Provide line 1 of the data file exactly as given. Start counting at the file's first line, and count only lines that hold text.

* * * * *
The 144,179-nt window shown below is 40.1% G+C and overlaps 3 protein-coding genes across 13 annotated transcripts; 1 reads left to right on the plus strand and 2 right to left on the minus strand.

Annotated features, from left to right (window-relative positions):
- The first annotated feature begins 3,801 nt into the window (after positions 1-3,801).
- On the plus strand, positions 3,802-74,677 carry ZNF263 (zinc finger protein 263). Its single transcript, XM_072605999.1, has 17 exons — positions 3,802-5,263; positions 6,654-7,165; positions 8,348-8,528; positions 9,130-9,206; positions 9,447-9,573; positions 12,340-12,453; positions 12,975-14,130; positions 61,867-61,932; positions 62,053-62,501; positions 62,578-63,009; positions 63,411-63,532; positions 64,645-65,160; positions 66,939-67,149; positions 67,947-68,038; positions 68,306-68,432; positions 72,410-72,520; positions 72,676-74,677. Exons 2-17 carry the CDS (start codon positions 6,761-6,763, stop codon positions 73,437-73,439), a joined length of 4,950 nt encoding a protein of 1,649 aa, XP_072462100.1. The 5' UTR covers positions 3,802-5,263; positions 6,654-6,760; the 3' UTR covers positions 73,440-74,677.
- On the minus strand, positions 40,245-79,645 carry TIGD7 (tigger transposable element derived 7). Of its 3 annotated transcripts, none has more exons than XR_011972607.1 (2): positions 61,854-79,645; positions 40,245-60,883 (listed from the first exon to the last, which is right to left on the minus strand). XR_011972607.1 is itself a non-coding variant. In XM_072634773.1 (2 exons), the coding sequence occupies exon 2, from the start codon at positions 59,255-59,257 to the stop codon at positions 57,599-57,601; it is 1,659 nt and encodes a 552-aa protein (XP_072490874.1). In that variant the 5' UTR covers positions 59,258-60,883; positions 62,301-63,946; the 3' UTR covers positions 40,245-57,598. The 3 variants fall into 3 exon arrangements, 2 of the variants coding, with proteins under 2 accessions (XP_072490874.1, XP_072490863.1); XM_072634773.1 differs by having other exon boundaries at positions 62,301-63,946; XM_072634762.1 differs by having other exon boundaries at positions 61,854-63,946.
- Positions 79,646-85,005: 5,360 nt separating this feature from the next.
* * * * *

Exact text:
The 144,179-nt window shown below is 40.1% G+C and overlaps 3 protein-coding genes across 13 annotated transcripts; 1 reads left to right on the plus strand and 2 right to left on the minus strand.